Wednesday, April 26, 2023

Your anti-harassment obligations are 24/7/365

"I did not know that a workplace policy could be enforced when you're not at work."

Those are the words of former Tennessee Representative Scotty Campbell, spoken to a reporter a mere six hours before he resigned his seat in State General Assembly after a bipartisan ethics subcommittee concluded that he had sexually harassed two female  interns. 

For all of the Scotty Campbells in the world, let's make this very, very clear — an employer's workplace harassment obligations are not tied to a time clock. An employer has the same obligations whether the harassment takes place in the workplace during working hours, in the break room, at the bar during happy hour, via text message or social media, in a grocery store aisle, or in outer space.

Those obligations are:

1.) Separate the victim from the alleged harasser. I usually recommend sending the alleged harasser home until the investigation (see step 3) is complete.

2.) Investigate the allegations, promptly and fully. If you're not qualified to conduct this investigation yourself, there are plenty of qualified attorneys and other consultants who can run the investigation for you. One word of caution about hiring an attorney as your investigator — if the harassment complaint turns into litigation, the investigator will likely become a key witness, which would disqualify that attorney from representing you as litigation counsel. In other words, don't hire your employment litigator to serve as your harassment investigator, unless you're ready to hire a new employment litigator for that case.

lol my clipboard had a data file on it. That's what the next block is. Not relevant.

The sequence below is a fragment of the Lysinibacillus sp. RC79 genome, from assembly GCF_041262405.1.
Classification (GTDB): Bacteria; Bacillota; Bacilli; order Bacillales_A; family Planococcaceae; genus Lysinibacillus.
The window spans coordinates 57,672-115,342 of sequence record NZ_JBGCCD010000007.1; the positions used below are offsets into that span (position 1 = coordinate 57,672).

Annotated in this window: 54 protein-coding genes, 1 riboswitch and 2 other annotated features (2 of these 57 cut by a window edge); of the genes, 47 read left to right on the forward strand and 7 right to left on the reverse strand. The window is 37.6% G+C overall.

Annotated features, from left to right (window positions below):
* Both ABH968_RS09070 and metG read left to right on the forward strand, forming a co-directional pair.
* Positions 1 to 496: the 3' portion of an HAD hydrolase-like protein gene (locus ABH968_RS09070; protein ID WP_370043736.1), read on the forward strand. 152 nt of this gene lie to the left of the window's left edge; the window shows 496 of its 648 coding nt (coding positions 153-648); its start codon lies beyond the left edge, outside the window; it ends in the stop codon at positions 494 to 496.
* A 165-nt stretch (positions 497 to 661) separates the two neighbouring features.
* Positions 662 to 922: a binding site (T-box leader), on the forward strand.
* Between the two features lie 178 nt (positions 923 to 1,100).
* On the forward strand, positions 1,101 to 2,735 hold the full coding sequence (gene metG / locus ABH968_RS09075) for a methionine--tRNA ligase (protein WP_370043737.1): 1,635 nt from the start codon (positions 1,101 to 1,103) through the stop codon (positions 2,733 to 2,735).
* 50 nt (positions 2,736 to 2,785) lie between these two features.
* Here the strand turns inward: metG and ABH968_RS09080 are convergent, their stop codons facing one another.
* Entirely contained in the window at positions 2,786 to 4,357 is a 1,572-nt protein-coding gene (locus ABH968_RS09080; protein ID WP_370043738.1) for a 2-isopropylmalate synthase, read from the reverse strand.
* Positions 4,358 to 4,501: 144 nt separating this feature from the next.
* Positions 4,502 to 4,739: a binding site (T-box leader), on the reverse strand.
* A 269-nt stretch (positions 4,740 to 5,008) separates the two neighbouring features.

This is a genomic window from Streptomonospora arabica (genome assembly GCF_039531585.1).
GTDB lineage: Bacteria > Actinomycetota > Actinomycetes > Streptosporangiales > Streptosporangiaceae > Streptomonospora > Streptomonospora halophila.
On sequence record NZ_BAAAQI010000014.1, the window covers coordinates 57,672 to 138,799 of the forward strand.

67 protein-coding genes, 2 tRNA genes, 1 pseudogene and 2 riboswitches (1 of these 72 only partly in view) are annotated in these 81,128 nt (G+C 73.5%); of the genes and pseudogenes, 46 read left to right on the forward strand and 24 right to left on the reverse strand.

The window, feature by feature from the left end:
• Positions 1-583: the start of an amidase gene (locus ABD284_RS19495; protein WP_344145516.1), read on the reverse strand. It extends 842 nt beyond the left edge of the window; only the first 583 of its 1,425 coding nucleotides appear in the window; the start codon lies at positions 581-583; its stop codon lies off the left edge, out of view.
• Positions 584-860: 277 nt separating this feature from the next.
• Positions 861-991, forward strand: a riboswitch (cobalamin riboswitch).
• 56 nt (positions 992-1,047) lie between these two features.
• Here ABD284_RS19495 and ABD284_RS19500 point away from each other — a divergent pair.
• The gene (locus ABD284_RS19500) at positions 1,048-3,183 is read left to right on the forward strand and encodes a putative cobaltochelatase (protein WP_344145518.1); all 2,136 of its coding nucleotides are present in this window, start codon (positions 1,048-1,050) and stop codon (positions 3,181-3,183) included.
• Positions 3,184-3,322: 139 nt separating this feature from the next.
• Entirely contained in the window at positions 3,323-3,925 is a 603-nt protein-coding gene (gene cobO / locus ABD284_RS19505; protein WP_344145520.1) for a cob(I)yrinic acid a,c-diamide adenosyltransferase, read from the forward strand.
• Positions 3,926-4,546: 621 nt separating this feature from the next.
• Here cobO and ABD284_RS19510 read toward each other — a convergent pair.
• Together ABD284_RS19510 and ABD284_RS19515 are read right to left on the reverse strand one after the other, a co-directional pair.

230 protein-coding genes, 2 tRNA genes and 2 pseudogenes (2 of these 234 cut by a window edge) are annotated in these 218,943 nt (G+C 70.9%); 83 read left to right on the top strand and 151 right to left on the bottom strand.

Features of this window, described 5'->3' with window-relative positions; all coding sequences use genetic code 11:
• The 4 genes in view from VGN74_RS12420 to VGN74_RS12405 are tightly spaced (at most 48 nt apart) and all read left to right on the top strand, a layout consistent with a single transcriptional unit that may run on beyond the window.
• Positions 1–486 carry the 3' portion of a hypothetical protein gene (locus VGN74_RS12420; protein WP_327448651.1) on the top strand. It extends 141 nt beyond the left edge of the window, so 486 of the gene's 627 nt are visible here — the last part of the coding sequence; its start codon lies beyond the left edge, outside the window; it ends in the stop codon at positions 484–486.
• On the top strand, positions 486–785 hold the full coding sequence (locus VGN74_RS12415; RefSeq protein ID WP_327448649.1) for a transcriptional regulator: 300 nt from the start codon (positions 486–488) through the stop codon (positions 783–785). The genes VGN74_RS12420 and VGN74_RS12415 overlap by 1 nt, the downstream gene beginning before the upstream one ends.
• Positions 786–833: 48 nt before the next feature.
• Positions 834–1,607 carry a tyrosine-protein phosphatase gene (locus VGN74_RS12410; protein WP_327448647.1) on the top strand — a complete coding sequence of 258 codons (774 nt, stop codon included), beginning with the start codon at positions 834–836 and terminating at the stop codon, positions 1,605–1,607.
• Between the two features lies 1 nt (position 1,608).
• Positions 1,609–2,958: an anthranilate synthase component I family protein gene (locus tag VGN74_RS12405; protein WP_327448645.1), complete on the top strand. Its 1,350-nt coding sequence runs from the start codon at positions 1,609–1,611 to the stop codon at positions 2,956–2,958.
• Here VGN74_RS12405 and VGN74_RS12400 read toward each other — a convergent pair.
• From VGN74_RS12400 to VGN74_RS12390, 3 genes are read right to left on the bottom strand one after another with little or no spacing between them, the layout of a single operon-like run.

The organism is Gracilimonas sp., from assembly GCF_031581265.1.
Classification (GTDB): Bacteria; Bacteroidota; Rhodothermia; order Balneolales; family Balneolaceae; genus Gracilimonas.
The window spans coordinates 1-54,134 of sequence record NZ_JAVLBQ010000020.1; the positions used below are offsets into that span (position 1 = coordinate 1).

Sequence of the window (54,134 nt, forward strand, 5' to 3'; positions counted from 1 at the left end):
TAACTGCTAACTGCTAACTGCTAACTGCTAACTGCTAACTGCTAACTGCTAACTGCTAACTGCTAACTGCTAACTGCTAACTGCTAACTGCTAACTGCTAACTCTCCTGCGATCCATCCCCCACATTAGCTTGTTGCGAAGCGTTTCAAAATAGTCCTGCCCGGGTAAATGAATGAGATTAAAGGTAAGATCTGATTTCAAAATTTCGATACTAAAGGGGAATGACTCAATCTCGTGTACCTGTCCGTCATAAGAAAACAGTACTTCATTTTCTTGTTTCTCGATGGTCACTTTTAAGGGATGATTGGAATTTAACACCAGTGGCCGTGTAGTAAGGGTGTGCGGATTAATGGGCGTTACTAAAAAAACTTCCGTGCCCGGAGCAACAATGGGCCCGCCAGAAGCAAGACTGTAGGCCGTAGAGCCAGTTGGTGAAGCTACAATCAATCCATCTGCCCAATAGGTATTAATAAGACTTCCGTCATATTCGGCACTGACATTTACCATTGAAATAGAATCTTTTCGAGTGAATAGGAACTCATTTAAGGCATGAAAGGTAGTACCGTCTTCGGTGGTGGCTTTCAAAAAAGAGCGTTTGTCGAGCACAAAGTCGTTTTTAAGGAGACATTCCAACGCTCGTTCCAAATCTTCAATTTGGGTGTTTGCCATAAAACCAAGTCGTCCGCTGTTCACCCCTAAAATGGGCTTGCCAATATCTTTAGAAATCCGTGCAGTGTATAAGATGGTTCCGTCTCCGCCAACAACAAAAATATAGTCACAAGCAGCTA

3.) Evaluate the evidence and make a reasoned conclusion as to what happened. Your evaluation should be legally protected as long as it's your honest belief based on a reasonably thorough investigation.

4.) Correct the harassment with prompt and effective remedial steps, if necessary. The standard for the corrective action is reasonably effective; as long as it's reasonably calculated to stop future harassment from occurring, then you've met your legal obligation. It could be anything from a warning, to a suspension, to termination. It will depend on the severity of the harassment and if it's a first offense versus a repeat offense, both of which will require an escalated response.

5.) Retrain all employees about your anti-harassment policy to help prevent future harassment.

Just because the alleged harassment didn't happen "at work" doesn't mean you get to ignore it. In fact, if you do you've just bought yourself a very expensive (and probably) very indefensible lawsuit.